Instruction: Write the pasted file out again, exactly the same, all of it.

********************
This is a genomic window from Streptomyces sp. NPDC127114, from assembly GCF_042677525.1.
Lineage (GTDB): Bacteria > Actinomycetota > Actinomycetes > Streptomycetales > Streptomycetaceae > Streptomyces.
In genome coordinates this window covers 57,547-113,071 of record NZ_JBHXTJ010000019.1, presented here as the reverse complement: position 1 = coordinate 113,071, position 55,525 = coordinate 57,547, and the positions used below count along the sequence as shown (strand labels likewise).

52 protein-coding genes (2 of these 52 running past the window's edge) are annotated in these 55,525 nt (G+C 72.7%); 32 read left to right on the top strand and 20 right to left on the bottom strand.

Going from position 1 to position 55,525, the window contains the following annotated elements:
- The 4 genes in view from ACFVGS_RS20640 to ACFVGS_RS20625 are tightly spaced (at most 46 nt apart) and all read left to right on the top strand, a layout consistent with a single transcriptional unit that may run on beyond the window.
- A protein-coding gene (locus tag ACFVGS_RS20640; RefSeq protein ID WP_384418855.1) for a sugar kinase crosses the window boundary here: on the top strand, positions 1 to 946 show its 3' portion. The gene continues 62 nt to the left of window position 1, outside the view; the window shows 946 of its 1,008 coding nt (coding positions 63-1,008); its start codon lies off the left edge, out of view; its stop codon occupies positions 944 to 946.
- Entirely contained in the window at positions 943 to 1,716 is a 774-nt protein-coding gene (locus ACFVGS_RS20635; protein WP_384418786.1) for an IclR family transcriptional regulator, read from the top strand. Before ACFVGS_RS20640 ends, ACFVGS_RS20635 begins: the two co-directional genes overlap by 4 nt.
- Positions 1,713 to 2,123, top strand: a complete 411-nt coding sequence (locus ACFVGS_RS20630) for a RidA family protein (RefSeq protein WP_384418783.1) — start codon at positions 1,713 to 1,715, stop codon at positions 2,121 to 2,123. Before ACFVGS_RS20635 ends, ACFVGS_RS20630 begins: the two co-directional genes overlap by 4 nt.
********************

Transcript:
This is a genomic window from Streptomyces sp. NPDC127114, from assembly GCF_042677525.1.
Lineage (GTDB): Bacteria > Actinomycetota > Actinomycetes > Streptomycetales > Streptomycetaceae > Streptomyces.
In genome coordinates this window covers 57,547-113,071 of record NZ_JBHXTJ010000019.1, presented here as the reverse complement: position 1 = coordinate 113,071, position 55,525 = coordinate 57,547, and the positions used below count along the sequence as shown (strand labels likewise).

52 protein-coding genes (2 of these 52 running past the window's edge) are annotated in these 55,525 nt (G+C 72.7%); 32 read left to right on the top strand and 20 right to left on the bottom strand.

Going from position 1 to position 55,525, the window contains the following annotated elements:
- The 4 genes in view from ACFVGS_RS20640 to ACFVGS_RS20625 are tightly spaced (at most 46 nt apart) and all read left to right on the top strand, a layout consistent with a single transcriptional unit that may run on beyond the window.
- A protein-coding gene (locus tag ACFVGS_RS20640; RefSeq protein ID WP_384418855.1) for a sugar kinase crosses the window boundary here: on the top strand, positions 1 to 946 show its 3' portion. The gene continues 62 nt to the left of window position 1, outside the view; the window shows 946 of its 1,008 coding nt (coding positions 63-1,008); its start codon lies off the left edge, out of view; its stop codon occupies positions 944 to 946.
- Entirely contained in the window at positions 943 to 1,716 is a 774-nt protein-coding gene (locus ACFVGS_RS20635; protein WP_384418786.1) for an IclR family transcriptional regulator, read from the top strand. Before ACFVGS_RS20640 ends, ACFVGS_RS20635 begins: the two co-directional genes overlap by 4 nt.
- Positions 1,713 to 2,123, top strand: a complete 411-nt coding sequence (locus ACFVGS_RS20630) for a RidA family protein (RefSeq protein WP_384418783.1) — start codon at positions 1,713 to 1,715, stop codon at positions 2,121 to 2,123. Before ACFVGS_RS20635 ends, ACFVGS_RS20630 begins: the two co-directional genes overlap by 4 nt.